Made Of Dreams


Tips On State Testing - Lucid Dreaming

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Tips On State Testing - Lucid Dreaming

As most people know from firsthand experience, dreamers don't always reason clearly. While wondering whether or not they're dreaming, they sometimes mistakenly decide that they are awake. This could happen to you if you try to test reality in the wrong way. For example, you might conclude in a dream that you couldn't be dreaming because everything seems so solid and vividly real.

Or you might pinch yourself, according to the classical test.

This rarely- and never in my experience-awakens you from your dream, but instead produces the convincing sensation of a pinch!

When dreamers share their realization or suspicion that they are dreaming with their own dream figures, they frequently encounter protests and arguments to the contrary, as in the following example.

One lucid dream was about a former residence I lived at when I was in high school. The house had a garden, which was the nicest feature of the yard. A very close friend of mine was there. As I sat looking at the house with my present-day consciousness I realized that the house, although it seemed intact, had actually been razed about seven years ago.

Yet there it was in front of me, as clear as day. Right away I knew I was in the dream space and turned to my friend and asked him to wake up, that we were in a dream and if only he would realize that, we would be able to go anywhere or do whatever we wanted.

Well, he wouldn't listen to me and he kept saying that it was real and that I had been reading too many Carlos Castaneda books. He told me that instead I shoud read the Gospel, {P.K., Columbus, North Carolina)

The moral here is not to take anyone else's word for it: test your own reality! Trying to fly is a more reliable test used by many lucid dreamers. The easiest way to do this is to hop into the air and attempt to prolong your time off the ground. If you stay airborne for even a split second longer than normal, you can be sure you're dreaming.

Use the same test each time you do a state check. In my experience, the best test is the following: find some writing and read it once (if you can), look away, then reread it, checking to see if it stays the same. Every time. Every time I have tried this in my own lucid dreams the writing has mutated in some way. The words may no longer make sense or the letters may turn into hieroglyphics.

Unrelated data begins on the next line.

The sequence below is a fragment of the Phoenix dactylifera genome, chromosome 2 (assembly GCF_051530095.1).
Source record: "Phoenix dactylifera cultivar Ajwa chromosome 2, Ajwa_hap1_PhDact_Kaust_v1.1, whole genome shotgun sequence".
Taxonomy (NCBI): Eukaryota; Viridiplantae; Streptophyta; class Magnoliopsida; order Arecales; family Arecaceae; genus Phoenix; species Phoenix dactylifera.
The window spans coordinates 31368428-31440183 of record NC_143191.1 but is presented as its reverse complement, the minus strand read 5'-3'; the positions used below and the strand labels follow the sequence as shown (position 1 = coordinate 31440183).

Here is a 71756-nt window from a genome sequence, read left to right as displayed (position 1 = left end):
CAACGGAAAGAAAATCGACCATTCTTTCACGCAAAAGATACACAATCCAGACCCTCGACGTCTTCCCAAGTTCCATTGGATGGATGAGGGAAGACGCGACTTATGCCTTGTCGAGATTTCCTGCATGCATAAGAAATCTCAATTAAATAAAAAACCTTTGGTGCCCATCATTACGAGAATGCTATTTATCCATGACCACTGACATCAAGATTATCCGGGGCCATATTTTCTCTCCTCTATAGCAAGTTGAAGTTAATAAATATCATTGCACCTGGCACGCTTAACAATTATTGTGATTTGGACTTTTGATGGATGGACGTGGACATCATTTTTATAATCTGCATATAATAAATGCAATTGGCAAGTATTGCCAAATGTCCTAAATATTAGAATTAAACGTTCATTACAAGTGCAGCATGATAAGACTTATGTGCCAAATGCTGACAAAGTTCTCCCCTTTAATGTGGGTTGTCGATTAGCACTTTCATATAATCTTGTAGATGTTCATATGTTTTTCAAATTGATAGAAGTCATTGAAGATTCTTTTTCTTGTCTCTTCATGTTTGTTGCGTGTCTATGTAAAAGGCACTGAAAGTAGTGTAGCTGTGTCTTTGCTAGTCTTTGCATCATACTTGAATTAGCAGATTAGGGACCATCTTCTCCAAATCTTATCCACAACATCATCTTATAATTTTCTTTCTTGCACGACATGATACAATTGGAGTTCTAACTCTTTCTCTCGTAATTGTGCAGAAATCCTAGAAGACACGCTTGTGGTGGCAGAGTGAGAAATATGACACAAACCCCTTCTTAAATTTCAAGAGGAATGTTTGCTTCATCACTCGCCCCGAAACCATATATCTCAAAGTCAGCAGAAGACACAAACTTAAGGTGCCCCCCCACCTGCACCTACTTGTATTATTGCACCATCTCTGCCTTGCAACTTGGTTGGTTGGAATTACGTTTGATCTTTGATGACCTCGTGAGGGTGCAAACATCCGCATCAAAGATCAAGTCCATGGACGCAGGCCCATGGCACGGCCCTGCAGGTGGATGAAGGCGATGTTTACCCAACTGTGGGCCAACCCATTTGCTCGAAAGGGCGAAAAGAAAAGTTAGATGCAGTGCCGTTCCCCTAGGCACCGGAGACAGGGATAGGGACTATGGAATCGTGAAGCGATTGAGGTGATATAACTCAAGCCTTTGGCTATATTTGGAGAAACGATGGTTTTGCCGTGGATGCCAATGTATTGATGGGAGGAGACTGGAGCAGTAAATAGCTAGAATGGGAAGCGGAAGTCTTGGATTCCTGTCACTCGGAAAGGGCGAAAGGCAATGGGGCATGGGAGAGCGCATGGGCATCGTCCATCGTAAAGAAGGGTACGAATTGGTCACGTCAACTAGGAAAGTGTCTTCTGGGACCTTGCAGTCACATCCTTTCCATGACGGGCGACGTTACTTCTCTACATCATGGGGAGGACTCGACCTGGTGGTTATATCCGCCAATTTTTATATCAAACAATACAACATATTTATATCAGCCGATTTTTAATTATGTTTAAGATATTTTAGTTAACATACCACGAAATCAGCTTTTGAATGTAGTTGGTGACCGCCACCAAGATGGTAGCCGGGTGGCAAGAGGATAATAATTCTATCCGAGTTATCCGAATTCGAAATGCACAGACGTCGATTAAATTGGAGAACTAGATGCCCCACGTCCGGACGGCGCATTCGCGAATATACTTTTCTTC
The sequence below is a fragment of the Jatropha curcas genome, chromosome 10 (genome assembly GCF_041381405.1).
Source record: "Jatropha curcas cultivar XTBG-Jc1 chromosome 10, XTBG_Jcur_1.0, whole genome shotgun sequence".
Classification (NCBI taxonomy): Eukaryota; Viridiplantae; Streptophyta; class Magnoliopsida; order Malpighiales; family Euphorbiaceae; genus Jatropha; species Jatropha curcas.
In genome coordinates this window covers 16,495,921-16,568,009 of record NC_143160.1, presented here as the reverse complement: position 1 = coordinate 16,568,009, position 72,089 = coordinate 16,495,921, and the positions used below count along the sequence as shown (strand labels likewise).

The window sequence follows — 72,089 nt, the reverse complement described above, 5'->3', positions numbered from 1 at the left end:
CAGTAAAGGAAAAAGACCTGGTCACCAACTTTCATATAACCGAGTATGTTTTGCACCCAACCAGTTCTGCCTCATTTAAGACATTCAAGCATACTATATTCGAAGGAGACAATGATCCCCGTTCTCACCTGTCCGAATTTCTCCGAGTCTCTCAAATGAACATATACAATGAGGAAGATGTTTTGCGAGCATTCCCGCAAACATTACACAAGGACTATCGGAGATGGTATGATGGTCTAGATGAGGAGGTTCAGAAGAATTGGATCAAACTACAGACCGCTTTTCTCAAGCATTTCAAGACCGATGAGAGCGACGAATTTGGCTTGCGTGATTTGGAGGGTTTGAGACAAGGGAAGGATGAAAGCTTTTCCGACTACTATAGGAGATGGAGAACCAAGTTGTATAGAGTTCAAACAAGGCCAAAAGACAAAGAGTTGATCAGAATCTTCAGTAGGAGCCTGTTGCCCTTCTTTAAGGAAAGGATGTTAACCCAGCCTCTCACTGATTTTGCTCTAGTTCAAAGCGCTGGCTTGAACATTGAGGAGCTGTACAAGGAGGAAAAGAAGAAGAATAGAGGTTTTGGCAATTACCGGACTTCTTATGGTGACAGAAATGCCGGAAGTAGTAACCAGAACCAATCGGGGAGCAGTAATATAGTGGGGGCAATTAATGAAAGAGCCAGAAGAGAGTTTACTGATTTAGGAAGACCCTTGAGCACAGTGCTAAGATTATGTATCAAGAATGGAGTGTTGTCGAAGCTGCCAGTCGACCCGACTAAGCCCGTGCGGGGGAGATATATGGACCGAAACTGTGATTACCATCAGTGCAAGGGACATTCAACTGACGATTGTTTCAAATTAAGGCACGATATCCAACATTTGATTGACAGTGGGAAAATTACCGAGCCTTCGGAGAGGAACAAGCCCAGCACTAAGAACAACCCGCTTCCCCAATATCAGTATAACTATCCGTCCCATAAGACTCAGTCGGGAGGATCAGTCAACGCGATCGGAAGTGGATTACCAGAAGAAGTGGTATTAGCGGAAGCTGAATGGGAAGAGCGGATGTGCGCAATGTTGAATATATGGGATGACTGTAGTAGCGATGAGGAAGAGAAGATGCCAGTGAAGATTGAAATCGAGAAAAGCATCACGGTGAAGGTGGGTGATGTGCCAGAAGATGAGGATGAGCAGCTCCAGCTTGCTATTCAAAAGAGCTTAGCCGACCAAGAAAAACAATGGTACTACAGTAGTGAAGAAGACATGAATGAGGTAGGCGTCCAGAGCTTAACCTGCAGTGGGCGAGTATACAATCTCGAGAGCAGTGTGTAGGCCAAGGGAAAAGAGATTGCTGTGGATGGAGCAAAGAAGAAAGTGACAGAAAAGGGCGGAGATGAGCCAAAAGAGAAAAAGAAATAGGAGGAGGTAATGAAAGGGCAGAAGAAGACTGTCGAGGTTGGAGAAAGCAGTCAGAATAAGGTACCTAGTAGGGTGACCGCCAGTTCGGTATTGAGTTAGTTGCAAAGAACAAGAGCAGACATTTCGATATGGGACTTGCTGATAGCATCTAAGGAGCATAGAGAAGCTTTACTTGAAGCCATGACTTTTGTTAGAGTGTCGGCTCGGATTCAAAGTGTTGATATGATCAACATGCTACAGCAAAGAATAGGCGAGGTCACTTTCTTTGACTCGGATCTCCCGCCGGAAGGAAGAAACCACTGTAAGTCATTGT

An equally effective state test, if you normally wear a digital watch, is to look at its face twice; in a dream, it will never behave correctly (that is, with the numbers changing in the expected manner) and usually won't show anything that makes sense at all (maybe it is displaying Dream Standard Time). Incidentally, this test only works with digital and not with old-style analog watches, which can sometimes tell dream time quite believably.

Once when I decided to do a state test looked at my watch and found it had been converted to a fairly realistic analog watch; But I didn't rember trading in my digital watch for the Mickey Mouse watch that was on my wrist, so I figured I must be dreaming. Be careful with this test: you might find yourself coming up with some absurd rationalization for why you can't read the correct time, such as " maybe the battery is wearing down" or "the light is too dim to see the face."

In general, if you want to distinguish dreamin g from waking, you need to remember that although dreams can seem as vividly real as waking life, they are much more changeable. In most instances, all you have to do is look around critica, and in a dream you will notice unusual transmutations.

State testing is a way to find out the truth of your situation when you suspect you might be dreaming. As such, you usually will enjoy it as the final step in becoming lucid. With practie, you will find yourself spending less time testing dreamsigns, and instead pas more frequently from suspecting you're dreaing to knwing you're dreaming.

You may discover that anytime you feel the genuine nedd to test reality, this initself is proof enough that you're dreaming, since while awake we almost never seriously wonder if we're really awake.

This is the last word in state testing: Anytime uoy find Waking Up in the Dream World yourself seriously suspecting that you just might be dreaming, you probably are!

Reference: Stephen LaBerge, Ph.D & Howard Rheingold.




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